The Sunshine Coast Wine Festival is with us again, and there are plenty of varied activities for as all, at Dingo Creek Vineyard, from Thursday September 11 to 14.

David and Marg Gillespie have put together a beaut program. I have sampled the bush tucker served during the feast of senses, a buffet of native foods prepared by Dilly Bag chef Dale Scott. She is a fantastic lady and her tucker is very good. This is on Saturday September 13 and will cost $40.00 per head.

If you have not been to this delightful, beautifully set vineyard, go! The wines here are good, too. On the Sunday, a farmers market will kick off the morning, and just after lunch the Jazz band takes over.

A little more cerebral- well for some- is the ancient art of cob oven making- a hands on workshop, which includes morning tea. Phone Marg for information and bookings on 54 851731.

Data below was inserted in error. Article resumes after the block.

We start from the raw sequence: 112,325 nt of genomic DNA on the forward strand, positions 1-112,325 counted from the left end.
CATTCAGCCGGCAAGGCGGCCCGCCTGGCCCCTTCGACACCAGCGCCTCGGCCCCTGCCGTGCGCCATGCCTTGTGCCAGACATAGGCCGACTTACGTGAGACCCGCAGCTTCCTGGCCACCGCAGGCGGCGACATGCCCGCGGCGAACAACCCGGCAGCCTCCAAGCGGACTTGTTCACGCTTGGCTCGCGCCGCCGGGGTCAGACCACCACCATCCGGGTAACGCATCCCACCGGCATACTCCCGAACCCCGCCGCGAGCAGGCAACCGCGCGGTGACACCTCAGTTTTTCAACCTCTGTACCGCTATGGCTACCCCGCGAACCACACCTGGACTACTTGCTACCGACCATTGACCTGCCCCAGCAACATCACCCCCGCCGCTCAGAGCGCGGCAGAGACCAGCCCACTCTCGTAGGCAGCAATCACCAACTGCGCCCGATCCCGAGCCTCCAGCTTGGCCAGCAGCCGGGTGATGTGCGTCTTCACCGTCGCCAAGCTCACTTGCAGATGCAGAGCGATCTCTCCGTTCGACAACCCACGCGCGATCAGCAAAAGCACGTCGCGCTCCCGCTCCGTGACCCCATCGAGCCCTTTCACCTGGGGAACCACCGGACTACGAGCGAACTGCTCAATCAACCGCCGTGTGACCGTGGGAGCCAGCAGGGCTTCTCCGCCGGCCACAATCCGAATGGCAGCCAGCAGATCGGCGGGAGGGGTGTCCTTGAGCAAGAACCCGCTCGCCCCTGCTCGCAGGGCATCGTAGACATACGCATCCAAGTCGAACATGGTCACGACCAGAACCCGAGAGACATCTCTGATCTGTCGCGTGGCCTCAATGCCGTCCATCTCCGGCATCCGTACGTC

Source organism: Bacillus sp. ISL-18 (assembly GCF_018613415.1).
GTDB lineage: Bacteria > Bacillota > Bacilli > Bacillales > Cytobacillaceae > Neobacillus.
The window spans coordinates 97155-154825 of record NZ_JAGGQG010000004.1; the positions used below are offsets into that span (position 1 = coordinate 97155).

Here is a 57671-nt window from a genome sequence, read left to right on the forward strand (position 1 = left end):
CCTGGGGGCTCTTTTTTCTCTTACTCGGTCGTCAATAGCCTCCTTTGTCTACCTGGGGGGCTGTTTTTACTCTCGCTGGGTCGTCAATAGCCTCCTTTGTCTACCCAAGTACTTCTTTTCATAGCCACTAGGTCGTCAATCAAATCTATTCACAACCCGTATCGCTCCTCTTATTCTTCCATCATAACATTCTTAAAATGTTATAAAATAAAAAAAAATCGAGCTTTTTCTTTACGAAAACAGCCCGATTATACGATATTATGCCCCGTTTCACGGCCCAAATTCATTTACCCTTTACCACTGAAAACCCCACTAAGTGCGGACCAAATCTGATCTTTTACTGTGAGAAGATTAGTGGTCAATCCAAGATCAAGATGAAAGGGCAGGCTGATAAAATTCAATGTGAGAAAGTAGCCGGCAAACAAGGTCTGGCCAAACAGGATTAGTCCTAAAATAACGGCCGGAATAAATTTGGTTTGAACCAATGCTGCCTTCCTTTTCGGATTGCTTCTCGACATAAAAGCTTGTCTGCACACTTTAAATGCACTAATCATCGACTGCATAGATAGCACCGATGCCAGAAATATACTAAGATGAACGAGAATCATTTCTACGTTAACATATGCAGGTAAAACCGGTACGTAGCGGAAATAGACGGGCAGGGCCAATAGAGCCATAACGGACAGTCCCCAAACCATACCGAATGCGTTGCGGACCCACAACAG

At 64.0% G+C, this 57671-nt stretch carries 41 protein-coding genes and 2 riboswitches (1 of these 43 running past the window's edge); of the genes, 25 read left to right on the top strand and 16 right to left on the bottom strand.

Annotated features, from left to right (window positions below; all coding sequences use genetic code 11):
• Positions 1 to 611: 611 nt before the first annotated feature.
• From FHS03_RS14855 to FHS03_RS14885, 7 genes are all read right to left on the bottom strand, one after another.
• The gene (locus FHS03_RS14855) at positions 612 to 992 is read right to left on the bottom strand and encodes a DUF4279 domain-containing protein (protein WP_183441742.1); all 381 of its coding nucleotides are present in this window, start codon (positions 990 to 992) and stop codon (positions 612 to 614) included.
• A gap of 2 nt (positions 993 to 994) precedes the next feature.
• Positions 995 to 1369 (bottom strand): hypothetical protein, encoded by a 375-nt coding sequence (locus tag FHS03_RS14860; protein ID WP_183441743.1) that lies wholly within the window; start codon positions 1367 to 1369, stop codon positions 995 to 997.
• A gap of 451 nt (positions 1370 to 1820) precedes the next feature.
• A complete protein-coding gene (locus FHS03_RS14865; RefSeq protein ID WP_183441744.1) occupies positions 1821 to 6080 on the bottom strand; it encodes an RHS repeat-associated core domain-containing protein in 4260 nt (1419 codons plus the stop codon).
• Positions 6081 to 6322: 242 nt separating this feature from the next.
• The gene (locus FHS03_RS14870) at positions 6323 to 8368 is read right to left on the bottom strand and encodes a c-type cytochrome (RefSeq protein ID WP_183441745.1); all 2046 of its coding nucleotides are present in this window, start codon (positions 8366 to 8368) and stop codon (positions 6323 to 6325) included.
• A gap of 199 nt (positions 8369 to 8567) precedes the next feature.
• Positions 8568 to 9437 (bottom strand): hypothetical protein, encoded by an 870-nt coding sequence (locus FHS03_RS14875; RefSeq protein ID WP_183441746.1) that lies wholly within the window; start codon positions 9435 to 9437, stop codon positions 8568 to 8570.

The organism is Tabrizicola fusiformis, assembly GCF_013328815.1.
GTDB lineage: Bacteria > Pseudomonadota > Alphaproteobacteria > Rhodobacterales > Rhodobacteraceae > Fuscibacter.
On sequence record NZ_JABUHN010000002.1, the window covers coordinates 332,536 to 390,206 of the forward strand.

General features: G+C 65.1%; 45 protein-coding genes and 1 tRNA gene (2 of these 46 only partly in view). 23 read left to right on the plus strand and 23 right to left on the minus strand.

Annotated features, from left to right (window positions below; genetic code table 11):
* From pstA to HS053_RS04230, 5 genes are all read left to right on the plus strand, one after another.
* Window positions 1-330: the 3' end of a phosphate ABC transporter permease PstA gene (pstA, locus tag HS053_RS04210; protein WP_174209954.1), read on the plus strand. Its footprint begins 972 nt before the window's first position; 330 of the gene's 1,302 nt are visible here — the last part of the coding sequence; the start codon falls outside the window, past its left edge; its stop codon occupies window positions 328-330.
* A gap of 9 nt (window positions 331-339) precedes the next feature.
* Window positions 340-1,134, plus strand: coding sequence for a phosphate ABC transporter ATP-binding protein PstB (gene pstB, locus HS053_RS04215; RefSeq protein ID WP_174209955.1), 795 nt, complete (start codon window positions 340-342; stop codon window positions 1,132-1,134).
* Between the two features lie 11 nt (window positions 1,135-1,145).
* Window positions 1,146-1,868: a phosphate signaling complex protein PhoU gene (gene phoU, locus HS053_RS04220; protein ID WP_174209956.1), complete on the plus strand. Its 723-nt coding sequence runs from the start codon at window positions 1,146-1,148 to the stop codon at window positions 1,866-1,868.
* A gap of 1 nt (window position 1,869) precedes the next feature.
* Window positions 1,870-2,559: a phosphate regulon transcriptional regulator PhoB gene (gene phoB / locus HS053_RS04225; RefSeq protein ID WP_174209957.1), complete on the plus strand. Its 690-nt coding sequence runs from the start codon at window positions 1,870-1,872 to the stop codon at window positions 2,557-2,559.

Gympie Times – Serving best up at CHOGM, 2002 – Rowena Wallace

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Dingo Creek may soon be more than just a name on lips through out the Commonwealth. Wines from the tiny Tandur Vineyard were such a hit at a CHOGM function this week, owners Marg and David Gillespie are now looking at breaking into the overseas domestic market.

Well… they’ve had their first tentative international order for a dozen of their popular Chardonnay, but it’s a start. Armed with a collection of their finest reds and whites, Marg and David on Thursday joined other members of the Sunshine /Coast Wineries group at the official welcome for CHOGM media delegates at the Mooloola Surf Club.